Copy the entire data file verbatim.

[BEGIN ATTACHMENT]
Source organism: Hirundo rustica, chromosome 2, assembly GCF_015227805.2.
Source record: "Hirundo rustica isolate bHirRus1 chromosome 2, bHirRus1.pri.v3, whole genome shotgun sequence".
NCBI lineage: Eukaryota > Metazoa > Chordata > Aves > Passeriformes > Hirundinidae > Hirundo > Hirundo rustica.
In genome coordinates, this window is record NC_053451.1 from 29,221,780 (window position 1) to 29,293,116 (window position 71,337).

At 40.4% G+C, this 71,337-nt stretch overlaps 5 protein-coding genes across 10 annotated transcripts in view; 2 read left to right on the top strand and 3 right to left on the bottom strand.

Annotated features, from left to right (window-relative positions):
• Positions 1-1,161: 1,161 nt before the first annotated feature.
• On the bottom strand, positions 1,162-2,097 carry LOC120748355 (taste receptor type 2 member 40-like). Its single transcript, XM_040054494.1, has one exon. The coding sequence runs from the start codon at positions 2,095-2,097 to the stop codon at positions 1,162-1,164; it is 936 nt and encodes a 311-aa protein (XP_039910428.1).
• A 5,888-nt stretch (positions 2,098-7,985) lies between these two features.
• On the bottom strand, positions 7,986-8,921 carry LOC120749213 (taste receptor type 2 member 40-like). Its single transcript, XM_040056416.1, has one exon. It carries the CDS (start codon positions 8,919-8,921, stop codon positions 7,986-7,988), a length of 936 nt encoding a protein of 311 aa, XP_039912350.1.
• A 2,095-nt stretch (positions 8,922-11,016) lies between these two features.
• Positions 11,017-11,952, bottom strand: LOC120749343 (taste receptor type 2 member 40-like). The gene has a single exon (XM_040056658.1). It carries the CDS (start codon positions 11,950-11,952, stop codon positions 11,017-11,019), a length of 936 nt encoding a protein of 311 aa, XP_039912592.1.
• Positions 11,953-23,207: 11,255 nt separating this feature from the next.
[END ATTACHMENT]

Source organism: Hirundo rustica, chromosome 2, assembly GCF_015227805.2.
Source record: "Hirundo rustica isolate bHirRus1 chromosome 2, bHirRus1.pri.v3, whole genome shotgun sequence".
NCBI lineage: Eukaryota > Metazoa > Chordata > Aves > Passeriformes > Hirundinidae > Hirundo > Hirundo rustica.
In genome coordinates, this window is record NC_053451.1 from 29,221,780 (window position 1) to 29,293,116 (window position 71,337).

At 40.4% G+C, this 71,337-nt stretch overlaps 5 protein-coding genes across 10 annotated transcripts in view; 2 read left to right on the top strand and 3 right to left on the bottom strand.

Annotated features, from left to right (window-relative positions):
• Positions 1-1,161: 1,161 nt before the first annotated feature.
• On the bottom strand, positions 1,162-2,097 carry LOC120748355 (taste receptor type 2 member 40-like). Its single transcript, XM_040054494.1, has one exon. The coding sequence runs from the start codon at positions 2,095-2,097 to the stop codon at positions 1,162-1,164; it is 936 nt and encodes a 311-aa protein (XP_039910428.1).
• A 5,888-nt stretch (positions 2,098-7,985) lies between these two features.
• On the bottom strand, positions 7,986-8,921 carry LOC120749213 (taste receptor type 2 member 40-like). Its single transcript, XM_040056416.1, has one exon. It carries the CDS (start codon positions 8,919-8,921, stop codon positions 7,986-7,988), a length of 936 nt encoding a protein of 311 aa, XP_039912350.1.
• A 2,095-nt stretch (positions 8,922-11,016) lies between these two features.
• Positions 11,017-11,952, bottom strand: LOC120749343 (taste receptor type 2 member 40-like). The gene has a single exon (XM_040056658.1). It carries the CDS (start codon positions 11,950-11,952, stop codon positions 11,017-11,019), a length of 936 nt encoding a protein of 311 aa, XP_039912592.1.
• Positions 11,953-23,207: 11,255 nt separating this feature from the next.